Basanta Biswas who tried to assasinate Lord Charles Hardinge - British India

Indian freedom fighter Basanta Biswas,
During the freedom struggle against the British in the 1800s and 1900s, a lot of young people were forced to take to violence by way of killing the British officials in India to get the attention of the higher-ups in London Mention may be made of Bhagat Singh of Punjab, Vanchi Nathan of South Tamil Nadu and Basanta Biswas of Bengal. They lost their precious lives in their prime of youth so that India could be freed from the treacherous British rule. Their names are etched in the annals of Indian History as martyrs.

Basanta Kumar Biswas born on 6 February 1895 at Poragacha in Nadia district of West Bengal, came from a family of freedom fighter. His parents were  Matilal and Kunjabala Biswas. Digamabar Biswas, played an active role in the Indigo revolt (or Nilbidroha) and later with freedom fighter Manmathnath Biswas. In the nearby village Madhavpur along with his cousin Manmathnath Biswas, Basanta had his early schooling at M. I. School that was established by a social reformer and freedom fighter Gagan Chadra Biswas. While at  Muragacha school in 1906, he came under the influence of  Khirodh Chandra Ganguly, the principal of that school. At a young age, because of his exposure to the teachings of the school principal, he understood how important it was for a man to live with dignity and freedom without irons on his legs. Freedom is fundamental to every man's life. Keenly interested in making his share of contribution to the freedom struggle, he got a chance to work with  Rash Behari Bose and took training in handling arms and bombs. Besides, he gained the appreciation and encouragement of Rash Behari Bose. It is quite true that Biswas was initiated into revolutionary movement by Jugantar leaders Amarendra Nath Chattopadhyaya, in addition to, Rash Behari Bose. 

Driven by patriotic zeal, Samanta was keen to do something 
worth his name that would attract the attention of the British administrators back in England as he was told that the killing of the British officials was a way to get the attention of the crown. This notion was further confirmed by one of the accused at a trial in 1914. He explained, “to awaken the masses, who are wrapped in sleep and under a foreign yoke.” (London Times, June 24, 1914).
Vicwroy of India. Lord Charles Harding. Encyclopedia Britannica
Winifred Selina Sturt Hardinge (1868-1914). Alamy
Lord Charles Hardinge KG, GCB (20 June 1858 – 2 August 1944) was a British diplomat and statesman who served as Viceroy of India from 1910–16.  Disguised as a woman, on 23 December 1912 Biswas, was assigned to target some other British official. He, in a hurry, lobbed a bomb that fell on a carriageway.  Lord Charles Hardinge, who was in the Howdah with his wife on an elephant during a procession at Chandni Chawak, Delhi, was lucky, he survived;  his Mahut was killed. Lord Hardinge escaped with lacerations caused by shrapnel and lady Hardinge was unscathed.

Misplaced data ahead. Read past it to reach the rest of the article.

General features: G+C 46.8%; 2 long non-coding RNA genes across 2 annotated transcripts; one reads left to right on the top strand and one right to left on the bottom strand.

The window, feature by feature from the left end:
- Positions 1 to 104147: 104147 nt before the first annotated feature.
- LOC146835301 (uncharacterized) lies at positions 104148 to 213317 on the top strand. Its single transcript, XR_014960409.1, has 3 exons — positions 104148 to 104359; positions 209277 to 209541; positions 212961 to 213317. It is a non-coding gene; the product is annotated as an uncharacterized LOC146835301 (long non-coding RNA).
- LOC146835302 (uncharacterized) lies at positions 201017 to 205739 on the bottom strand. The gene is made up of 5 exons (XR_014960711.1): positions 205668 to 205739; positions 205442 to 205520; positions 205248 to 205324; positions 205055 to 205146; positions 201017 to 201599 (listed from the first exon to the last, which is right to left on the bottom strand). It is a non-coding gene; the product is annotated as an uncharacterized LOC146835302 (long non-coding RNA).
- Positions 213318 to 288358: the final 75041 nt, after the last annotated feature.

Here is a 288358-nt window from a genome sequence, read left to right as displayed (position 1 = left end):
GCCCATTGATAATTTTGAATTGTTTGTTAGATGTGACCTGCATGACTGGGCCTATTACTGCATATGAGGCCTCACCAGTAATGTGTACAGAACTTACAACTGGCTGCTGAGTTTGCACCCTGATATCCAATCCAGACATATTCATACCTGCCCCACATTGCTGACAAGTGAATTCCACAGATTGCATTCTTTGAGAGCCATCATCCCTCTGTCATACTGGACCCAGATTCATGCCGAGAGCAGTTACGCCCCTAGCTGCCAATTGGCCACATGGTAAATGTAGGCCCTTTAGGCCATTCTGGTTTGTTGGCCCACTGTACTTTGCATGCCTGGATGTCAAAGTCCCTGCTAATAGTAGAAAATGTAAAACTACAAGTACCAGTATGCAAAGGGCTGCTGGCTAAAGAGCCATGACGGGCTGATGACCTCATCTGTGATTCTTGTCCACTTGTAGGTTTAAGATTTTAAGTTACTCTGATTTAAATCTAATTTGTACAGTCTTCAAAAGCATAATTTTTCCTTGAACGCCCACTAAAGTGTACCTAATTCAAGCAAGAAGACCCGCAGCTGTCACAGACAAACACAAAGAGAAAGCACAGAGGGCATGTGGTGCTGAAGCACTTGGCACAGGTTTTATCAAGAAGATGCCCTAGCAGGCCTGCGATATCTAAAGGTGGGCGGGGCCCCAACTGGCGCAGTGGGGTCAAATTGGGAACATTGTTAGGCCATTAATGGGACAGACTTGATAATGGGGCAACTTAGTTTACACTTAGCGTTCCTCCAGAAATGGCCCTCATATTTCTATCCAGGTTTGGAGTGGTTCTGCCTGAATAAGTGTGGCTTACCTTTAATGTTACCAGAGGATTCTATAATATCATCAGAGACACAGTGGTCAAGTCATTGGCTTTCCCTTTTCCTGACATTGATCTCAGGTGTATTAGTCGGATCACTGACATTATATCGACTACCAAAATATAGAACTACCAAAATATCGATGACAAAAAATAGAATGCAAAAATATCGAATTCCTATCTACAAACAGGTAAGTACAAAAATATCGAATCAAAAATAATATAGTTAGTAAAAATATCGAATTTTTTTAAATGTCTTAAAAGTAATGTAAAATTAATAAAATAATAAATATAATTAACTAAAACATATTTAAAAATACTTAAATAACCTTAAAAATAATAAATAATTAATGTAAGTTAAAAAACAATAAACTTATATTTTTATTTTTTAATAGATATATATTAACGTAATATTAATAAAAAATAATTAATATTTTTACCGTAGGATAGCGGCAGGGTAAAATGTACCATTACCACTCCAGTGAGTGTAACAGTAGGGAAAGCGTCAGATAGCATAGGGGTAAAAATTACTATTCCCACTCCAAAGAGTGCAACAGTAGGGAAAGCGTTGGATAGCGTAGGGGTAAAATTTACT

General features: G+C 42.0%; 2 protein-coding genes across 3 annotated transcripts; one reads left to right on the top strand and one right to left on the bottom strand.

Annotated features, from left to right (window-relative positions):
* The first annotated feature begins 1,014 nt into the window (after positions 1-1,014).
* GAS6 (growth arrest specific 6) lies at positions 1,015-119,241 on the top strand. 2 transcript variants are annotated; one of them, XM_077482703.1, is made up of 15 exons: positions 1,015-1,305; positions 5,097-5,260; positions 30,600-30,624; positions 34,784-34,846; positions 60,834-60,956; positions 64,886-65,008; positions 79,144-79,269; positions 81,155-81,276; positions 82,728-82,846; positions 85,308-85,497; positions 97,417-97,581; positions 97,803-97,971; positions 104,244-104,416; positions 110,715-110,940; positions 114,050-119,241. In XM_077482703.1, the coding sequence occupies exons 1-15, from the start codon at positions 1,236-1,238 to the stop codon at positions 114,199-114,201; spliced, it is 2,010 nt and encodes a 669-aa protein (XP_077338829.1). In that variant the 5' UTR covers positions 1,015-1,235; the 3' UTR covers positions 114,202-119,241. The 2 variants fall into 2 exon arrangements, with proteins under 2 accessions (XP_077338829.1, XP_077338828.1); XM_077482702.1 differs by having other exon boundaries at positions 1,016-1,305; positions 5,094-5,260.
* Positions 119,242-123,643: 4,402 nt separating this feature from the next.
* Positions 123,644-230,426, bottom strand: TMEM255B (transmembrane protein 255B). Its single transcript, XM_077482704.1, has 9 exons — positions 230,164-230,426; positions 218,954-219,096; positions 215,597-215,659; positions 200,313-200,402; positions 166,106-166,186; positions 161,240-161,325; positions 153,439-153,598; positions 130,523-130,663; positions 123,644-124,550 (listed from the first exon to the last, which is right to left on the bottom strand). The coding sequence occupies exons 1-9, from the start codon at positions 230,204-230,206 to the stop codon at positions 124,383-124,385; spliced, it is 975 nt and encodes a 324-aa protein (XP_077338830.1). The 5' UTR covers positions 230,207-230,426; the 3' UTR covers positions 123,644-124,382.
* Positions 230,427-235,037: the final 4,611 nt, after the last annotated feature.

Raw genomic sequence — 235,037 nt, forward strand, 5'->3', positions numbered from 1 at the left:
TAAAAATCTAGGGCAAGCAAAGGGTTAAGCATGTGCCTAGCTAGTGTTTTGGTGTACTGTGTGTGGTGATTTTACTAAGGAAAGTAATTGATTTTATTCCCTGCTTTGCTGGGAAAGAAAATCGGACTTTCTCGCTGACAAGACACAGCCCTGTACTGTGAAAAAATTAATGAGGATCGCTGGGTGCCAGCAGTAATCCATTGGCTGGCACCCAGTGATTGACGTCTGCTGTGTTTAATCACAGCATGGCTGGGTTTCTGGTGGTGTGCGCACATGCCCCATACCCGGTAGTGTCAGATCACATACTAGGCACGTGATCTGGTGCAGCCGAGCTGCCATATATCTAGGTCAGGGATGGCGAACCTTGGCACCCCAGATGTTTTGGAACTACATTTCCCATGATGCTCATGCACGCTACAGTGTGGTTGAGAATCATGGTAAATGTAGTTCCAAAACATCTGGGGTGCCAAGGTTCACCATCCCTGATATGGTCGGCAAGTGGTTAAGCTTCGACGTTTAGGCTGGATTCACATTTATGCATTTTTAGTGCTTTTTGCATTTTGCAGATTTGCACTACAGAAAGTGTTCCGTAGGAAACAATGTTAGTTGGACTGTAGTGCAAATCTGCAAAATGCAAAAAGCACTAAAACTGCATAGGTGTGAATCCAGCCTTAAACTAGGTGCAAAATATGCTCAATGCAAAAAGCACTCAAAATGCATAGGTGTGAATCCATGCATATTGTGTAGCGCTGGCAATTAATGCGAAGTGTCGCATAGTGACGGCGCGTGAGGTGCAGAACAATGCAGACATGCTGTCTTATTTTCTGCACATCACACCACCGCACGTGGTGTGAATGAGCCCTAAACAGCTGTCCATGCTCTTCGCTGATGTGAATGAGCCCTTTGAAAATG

Throwing of Bomb at Hardinge,
The Government scooped the areas in around Delhi for a few months and but found no clue as to who hurled the bomb at the Viceroy. Biswas and his associates, in the meantime, were at large. With a fat bounty on his head,  Biswas was at last arrested on 26 February 1914 in Poragachha, Nadia. The trial, known as the Delhi-Lahore Conspiracy Case became a sensational one. It began on 23 May 1914 in Delhi and ended on 5 October 1914. Verdict: Basanta was found guilty and sentenced to life imprisonment and the other conspirators Amir Charid, Abadh Behari, and Balmokand were sentenced to death in the same trial. 

 Biswas' death sentence was a cooked-up one. An unfortunate fact about this sensational case was an appeal was made at Lahore High Court with the sole purpose of imposing at any cost the death penalty on Biswas. To make the criminal case stronger in favor of the Crown, authorities dug the records kept at Ambala Central Jail and tampered with the birth record of Biswas, showing that Biswas was two years older than he really was to impute legal responsibility for his offence. Based on this tampered record, the Crown won its appeal and Biswas was sentenced to death by hanging; a great victory for the Crown's prosecution. Many media reports commented that it was nothing but a  travesty of truth.

Aged twenty, Basanta Kumar Biswas was hanged on 11 May 1915 at Ambala Central Jail in Punjab and thus became one of the youngest people to be executed during the Indian revolutionary struggles in the 20th century. There is a photo of Basanta Kumar at the Museum of the Indian Parliament and there are two statues of Biswas in aTokyo park, Japan and another statue in front of Rabindra Bhawan, Krishnanagar, Nadia. Ujjal Biswas, an Indian politician belongs to the family of Basanta Biswas. 

Yet another fact that needs our attention is
Lord Charles Harding, in reality, worked hard to improve the relationship between the Crown and Indian nationalists. He raised his voice against the South African Apartheid government and had great admiration for Gandhiji. He was sympathetic to the Indian cause.